In this final episode, the staff of the 4077th M*A*S*H unit find their lives no less hectic despite the fact that it appears that the war may soon be over. Until then, the staff must deal with events like Hawkeye has been temporarily institutionalized due to a nervous breakdown, Winchester has finally found people who share his taste in classical music and Father Mulcahy has been permanently deafened in a mortar attack. At last, the ceasefire is declared and the staff must come to grips with the fact that this time in their lives is over. Written by
Kenneth Chisholm <email@example.com>
In 1983 a spin-off to M*A*S*H called After MASH (1983) was aired. It was a sequel focusing on the M*A*S*H characters of Klinger, Colonel Potter and Father Mulcahy who, following the Korean War, end up working together in a VA hospital in the US. In its first season, it did well enough to be renewed for a second year but it was then put up against The A-Team (1983) on a rival channel, lost heavily in the ratings and was cancelled. Some commentators have suggested that this was indicative of the mood change in America at the time, M*A*S*H doing hugely well during the presidency of Jimmy Carter when the country was ridden with liberal angst and self-doubt but losing out to the macho jingoism of 'The A-Team' once Ronald Reagan took power. See more »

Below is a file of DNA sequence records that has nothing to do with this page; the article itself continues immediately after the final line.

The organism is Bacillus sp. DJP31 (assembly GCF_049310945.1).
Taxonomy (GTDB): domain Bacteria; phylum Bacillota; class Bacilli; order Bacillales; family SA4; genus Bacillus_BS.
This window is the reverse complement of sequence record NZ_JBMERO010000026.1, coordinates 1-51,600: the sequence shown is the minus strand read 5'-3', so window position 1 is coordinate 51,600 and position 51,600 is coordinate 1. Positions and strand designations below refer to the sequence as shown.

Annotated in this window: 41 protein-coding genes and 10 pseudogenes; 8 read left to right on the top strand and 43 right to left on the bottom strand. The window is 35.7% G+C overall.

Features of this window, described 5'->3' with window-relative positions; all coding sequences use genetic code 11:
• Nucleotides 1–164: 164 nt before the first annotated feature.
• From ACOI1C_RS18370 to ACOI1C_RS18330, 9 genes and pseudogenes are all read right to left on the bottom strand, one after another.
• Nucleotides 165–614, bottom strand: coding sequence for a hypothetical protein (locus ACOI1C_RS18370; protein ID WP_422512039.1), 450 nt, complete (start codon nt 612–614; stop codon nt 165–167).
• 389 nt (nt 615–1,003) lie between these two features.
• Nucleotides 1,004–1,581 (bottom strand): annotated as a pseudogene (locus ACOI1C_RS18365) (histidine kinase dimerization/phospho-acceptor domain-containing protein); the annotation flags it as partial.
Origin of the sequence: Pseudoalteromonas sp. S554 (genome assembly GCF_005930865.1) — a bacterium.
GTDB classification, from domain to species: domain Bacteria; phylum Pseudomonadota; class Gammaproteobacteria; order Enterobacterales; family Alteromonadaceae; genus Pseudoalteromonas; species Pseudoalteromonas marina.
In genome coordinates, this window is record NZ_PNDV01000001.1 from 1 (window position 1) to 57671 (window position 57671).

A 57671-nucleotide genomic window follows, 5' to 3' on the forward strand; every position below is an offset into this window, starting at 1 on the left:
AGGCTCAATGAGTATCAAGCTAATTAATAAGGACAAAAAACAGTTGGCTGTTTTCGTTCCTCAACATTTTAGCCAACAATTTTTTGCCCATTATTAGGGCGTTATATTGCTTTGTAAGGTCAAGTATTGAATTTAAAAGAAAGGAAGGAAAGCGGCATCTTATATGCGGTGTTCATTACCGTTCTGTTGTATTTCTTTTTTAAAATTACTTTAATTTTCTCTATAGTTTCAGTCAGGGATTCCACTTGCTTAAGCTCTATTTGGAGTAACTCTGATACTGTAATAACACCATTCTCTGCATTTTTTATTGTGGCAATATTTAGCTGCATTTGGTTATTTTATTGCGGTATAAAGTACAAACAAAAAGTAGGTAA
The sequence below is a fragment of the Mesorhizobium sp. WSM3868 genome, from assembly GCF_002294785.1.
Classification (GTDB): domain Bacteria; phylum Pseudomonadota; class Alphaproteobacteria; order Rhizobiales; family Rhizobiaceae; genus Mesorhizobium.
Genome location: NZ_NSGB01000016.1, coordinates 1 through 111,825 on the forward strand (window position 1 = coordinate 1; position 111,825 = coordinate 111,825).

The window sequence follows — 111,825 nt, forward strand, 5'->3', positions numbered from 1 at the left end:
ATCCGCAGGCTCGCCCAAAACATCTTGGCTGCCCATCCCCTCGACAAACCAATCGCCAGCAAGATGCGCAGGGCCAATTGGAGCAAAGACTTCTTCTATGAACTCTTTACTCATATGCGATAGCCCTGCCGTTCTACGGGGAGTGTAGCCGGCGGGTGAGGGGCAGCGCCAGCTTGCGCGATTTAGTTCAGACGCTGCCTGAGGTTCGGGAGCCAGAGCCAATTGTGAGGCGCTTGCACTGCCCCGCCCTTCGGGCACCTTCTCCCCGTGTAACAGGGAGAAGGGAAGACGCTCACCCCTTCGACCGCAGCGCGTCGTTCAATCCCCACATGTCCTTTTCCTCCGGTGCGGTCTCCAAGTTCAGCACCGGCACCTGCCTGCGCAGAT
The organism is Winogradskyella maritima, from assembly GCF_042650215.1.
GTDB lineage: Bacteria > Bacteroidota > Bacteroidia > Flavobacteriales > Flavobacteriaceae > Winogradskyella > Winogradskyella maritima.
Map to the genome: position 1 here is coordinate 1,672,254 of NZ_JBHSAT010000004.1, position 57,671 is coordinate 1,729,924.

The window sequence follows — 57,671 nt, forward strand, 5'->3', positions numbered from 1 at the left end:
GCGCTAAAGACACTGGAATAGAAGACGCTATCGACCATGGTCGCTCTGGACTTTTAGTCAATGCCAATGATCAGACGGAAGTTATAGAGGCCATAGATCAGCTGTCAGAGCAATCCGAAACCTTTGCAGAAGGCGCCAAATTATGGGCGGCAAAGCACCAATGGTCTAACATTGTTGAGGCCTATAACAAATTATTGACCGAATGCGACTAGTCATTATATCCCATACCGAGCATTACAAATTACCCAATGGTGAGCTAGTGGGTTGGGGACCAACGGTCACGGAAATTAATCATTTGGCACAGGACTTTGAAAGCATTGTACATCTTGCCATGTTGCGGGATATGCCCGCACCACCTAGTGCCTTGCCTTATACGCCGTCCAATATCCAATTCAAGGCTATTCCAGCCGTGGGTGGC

Potter, BJ, Winchester, and Hawkeye are saying their goodbyes to Margaret. When she and Hawkeye begin kissing passionately, the other three become uncomfortable and look away; BJ slowly removes his hand/forearm from Winchester's shoulder (where he had placed it, comrade-style, a few moments earlier). The kiss continues, and BJ again slides his forearm off Winchester's shoulder. See more »
Maj. Margaret Houlihan:
[on the phone]
Ah, you just take care of yourself, okay? We all miss you here.
[in the psychiatric ward]
Then get me out.
[He hangs up the phone]
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I can see why people didn't like the later episodes of MASH when it became very preachy and dramatic as opposed to a comedy series. personally I thought it was great from start to finish. the ending was sad in some ways and very happy in others. You knew these people would not be friends back in the states but here they are like family in Korea. I especially loved how Klinger had to stay in Korea after his years of trying to get out. The finale was, and still is, the most watched sitcom event in the world (in fact, only various FIFA televised events have drawn a higher viewing audience around the world) and I think that says a lot about it. It put the finale of Seinfeld to shame (now THAT was a let down) and no television show has ever come close to the quality of MASH. A great end to a great show.
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